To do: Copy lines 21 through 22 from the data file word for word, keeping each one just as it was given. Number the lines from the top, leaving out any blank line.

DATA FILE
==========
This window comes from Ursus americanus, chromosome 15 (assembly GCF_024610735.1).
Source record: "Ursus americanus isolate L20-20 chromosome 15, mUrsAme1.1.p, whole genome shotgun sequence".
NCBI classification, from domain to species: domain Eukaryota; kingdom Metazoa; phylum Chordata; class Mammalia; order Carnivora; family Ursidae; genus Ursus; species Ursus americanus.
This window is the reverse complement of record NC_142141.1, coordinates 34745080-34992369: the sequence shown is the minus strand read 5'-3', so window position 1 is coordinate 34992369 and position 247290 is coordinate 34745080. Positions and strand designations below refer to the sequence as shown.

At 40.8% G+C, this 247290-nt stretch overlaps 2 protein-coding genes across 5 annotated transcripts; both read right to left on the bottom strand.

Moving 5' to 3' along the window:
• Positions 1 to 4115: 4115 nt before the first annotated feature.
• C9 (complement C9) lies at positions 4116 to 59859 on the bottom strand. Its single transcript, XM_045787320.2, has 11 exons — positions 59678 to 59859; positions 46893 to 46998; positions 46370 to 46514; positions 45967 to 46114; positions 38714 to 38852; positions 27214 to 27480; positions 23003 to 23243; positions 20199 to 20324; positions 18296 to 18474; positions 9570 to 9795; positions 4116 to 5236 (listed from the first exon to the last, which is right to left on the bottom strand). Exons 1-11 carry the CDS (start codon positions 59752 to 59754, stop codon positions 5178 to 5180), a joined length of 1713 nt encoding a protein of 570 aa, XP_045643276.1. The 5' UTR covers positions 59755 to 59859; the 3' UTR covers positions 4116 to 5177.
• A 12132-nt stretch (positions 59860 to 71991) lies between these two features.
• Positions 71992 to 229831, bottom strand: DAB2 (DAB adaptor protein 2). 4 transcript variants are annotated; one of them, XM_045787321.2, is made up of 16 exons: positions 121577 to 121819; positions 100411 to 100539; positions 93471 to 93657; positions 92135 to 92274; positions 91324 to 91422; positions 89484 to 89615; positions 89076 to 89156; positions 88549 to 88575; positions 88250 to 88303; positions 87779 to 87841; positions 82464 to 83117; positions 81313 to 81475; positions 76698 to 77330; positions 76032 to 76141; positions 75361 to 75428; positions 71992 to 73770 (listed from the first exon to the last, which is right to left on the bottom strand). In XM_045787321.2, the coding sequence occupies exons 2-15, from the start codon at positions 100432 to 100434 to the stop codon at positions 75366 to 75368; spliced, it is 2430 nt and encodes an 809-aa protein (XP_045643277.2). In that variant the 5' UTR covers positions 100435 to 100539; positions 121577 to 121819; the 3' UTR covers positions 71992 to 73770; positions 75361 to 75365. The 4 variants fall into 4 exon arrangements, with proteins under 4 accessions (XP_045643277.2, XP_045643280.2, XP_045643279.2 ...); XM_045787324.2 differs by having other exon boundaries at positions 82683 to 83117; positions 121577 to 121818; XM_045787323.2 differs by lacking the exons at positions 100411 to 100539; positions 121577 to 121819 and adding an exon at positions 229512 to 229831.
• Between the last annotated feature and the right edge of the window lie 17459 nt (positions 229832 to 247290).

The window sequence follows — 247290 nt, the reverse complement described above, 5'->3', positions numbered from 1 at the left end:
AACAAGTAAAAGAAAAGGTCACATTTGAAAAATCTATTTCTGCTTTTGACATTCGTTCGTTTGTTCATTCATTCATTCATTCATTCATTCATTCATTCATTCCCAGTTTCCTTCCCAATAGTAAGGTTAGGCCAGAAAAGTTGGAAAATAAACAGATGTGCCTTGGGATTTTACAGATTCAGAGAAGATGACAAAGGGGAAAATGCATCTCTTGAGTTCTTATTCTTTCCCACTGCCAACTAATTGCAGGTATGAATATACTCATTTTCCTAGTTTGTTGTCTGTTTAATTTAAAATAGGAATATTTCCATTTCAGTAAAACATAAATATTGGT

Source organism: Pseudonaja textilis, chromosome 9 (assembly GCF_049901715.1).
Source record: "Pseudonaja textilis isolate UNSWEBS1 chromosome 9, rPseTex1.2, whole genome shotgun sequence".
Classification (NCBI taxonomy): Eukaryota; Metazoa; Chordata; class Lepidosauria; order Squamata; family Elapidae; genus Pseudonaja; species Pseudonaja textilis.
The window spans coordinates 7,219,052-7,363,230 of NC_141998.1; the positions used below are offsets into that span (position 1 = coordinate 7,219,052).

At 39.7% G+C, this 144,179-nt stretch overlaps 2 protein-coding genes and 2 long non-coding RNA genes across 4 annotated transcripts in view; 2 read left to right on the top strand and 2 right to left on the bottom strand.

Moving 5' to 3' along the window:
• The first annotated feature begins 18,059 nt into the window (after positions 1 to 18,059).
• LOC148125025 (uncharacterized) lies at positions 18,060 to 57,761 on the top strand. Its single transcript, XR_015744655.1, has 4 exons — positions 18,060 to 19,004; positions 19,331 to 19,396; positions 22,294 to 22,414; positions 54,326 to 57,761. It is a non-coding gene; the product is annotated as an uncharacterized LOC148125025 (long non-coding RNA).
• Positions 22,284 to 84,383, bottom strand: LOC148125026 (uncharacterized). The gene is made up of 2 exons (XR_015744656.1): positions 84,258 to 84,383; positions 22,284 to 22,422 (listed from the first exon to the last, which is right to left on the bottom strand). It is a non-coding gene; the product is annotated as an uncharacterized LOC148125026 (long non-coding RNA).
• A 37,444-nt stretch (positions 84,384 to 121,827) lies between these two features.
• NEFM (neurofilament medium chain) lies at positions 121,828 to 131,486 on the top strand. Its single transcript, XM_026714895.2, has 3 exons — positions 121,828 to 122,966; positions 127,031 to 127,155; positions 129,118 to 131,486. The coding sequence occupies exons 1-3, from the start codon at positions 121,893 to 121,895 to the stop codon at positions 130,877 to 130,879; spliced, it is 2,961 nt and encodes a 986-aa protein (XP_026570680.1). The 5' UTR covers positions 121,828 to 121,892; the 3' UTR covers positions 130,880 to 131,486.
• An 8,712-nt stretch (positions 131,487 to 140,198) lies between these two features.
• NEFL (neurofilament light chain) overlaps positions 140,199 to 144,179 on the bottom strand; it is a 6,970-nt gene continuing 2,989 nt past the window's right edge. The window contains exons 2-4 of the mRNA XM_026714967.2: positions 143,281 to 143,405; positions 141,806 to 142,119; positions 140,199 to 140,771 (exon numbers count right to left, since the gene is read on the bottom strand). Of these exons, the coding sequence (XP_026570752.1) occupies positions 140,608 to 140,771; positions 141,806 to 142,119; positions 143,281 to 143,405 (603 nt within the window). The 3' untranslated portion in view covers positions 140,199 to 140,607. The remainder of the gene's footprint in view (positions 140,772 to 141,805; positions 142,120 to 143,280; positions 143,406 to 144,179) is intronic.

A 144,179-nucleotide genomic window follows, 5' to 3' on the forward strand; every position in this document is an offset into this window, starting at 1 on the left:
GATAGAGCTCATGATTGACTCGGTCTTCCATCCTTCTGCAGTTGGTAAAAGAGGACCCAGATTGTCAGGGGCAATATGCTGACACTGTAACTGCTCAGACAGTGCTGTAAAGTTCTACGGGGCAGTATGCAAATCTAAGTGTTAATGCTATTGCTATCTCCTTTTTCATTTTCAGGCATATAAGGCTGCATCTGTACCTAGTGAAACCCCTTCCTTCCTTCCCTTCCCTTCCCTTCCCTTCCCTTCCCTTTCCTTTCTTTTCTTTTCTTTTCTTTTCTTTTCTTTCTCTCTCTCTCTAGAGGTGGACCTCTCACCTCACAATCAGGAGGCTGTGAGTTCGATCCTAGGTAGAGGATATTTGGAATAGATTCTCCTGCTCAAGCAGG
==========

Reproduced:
• LOC148125025 (uncharacterized) lies at positions 18,060 to 57,761 on the top strand. Its single transcript, XR_015744655.1, has 4 exons — positions 18,060 to 19,004; positions 19,331 to 19,396; positions 22,294 to 22,414; positions 54,326 to 57,761. It is a non-coding gene; the product is annotated as an uncharacterized LOC148125025 (long non-coding RNA).
• Positions 22,284 to 84,383, bottom strand: LOC148125026 (uncharacterized). The gene is made up of 2 exons (XR_015744656.1): positions 84,258 to 84,383; positions 22,284 to 22,422 (listed from the first exon to the last, which is right to left on the bottom strand). It is a non-coding gene; the product is annotated as an uncharacterized LOC148125026 (long non-coding RNA).